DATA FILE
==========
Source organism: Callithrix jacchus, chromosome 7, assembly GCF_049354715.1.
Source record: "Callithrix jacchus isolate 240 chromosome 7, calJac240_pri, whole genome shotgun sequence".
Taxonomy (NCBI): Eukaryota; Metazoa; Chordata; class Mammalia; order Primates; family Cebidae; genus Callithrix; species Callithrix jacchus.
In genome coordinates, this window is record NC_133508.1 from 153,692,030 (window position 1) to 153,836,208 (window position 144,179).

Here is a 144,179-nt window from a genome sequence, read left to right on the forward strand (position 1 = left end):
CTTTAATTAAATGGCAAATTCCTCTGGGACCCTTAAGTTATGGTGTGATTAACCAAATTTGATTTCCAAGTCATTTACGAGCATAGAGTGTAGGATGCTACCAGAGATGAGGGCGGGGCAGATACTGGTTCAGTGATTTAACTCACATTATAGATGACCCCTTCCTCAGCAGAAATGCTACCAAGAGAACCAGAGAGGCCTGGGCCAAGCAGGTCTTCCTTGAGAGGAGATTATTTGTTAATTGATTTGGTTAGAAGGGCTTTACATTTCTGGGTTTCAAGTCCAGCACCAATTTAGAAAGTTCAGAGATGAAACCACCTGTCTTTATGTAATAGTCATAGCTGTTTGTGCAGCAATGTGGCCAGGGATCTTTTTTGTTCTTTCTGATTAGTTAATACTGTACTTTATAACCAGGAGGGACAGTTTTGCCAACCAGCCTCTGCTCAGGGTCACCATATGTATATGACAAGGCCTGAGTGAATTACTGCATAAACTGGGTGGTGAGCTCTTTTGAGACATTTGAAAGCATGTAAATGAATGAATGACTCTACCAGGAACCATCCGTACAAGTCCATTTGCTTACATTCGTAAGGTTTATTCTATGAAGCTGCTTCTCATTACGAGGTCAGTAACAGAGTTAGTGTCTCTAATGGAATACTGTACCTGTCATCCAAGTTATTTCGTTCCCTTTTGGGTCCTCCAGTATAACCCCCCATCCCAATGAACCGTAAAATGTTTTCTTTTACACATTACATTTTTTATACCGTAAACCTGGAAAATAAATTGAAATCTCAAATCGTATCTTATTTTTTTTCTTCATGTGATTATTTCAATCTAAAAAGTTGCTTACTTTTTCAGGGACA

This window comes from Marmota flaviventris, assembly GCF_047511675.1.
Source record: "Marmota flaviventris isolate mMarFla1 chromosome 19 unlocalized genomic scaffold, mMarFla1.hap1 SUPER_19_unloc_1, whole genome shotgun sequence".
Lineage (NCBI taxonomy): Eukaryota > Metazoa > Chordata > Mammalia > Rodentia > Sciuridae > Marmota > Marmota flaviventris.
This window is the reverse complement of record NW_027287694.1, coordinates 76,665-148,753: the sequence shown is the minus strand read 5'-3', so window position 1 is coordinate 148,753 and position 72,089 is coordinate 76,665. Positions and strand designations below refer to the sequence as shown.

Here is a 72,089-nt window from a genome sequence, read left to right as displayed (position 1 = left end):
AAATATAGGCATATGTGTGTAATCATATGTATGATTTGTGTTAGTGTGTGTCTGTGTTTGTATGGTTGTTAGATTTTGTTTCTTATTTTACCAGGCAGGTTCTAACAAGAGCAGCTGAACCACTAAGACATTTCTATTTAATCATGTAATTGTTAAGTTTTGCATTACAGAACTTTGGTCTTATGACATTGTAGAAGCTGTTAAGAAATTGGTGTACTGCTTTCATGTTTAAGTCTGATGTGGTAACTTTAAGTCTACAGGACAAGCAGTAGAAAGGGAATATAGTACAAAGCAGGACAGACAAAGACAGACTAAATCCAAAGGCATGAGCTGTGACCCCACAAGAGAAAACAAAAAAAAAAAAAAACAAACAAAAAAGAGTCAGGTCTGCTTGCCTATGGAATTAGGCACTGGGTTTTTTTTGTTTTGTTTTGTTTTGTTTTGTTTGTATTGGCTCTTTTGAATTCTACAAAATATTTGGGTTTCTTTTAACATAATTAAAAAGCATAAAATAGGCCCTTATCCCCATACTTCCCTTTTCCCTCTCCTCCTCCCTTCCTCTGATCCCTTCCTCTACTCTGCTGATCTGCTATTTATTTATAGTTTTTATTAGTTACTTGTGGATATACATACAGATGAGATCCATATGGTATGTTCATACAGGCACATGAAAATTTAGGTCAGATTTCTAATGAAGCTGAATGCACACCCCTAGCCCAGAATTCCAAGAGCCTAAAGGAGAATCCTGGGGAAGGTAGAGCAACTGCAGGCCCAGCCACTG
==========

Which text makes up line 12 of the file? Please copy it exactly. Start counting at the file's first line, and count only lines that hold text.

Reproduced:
AAATATAGGCATATGTGTGTAATCATATGTATGATTTGTGTTAGTGTGTGTCTGTGTTTGTATGGTTGTTAGATTTTGTTTCTTATTTTACCAGGCAGGTTCTAACAAGAGCAGCTGAACCACTAAGACATTTCTATTTAATCATGTAATTGTTAAGTTTTGCATTACAGAACTTTGGTCTTATGACATTGTAGAAGCTGTTAAGAAATTGGTGTACTGCTTTCATGTTTAAGTCTGATGTGGTAACTTTAAGTCTACAGGACAAGCAGTAGAAAGGGAATATAGTACAAAGCAGGACAGACAAAGACAGACTAAATCCAAAGGCATGAGCTGTGACCCCACAAGAGAAAACAAAAAAAAAAAAAAACAAACAAAAAAGAGTCAGGTCTGCTTGCCTATGGAATTAGGCACTGGGTTTTTTTTGTTTTGTTTTGTTTTGTTTTGTTTGTATTGGCTCTTTTGAATTCTACAAAATATTTGGGTTTCTTTTAACATAATTAAAAAGCATAAAATAGGCCCTTATCCCCATACTTCCCTTTTCCCTCTCCTCCTCCCTTCCTCTGATCCCTTCCTCTACTCTGCTGATCTGCTATTTATTTATAGTTTTTATTAGTTACTTGTGGATATACATACAGATGAGATCCATATGGTATGTTCATACAGGCACATGAAAATTTAGGTCAGATTTCTAATGAAGCTGAATGCACACCCCTAGCCCAGAATTCCAAGAGCCTAAAGGAGAATCCTGGGGAAGGTAGAGCAACTGCAGGCCCAGCCACTG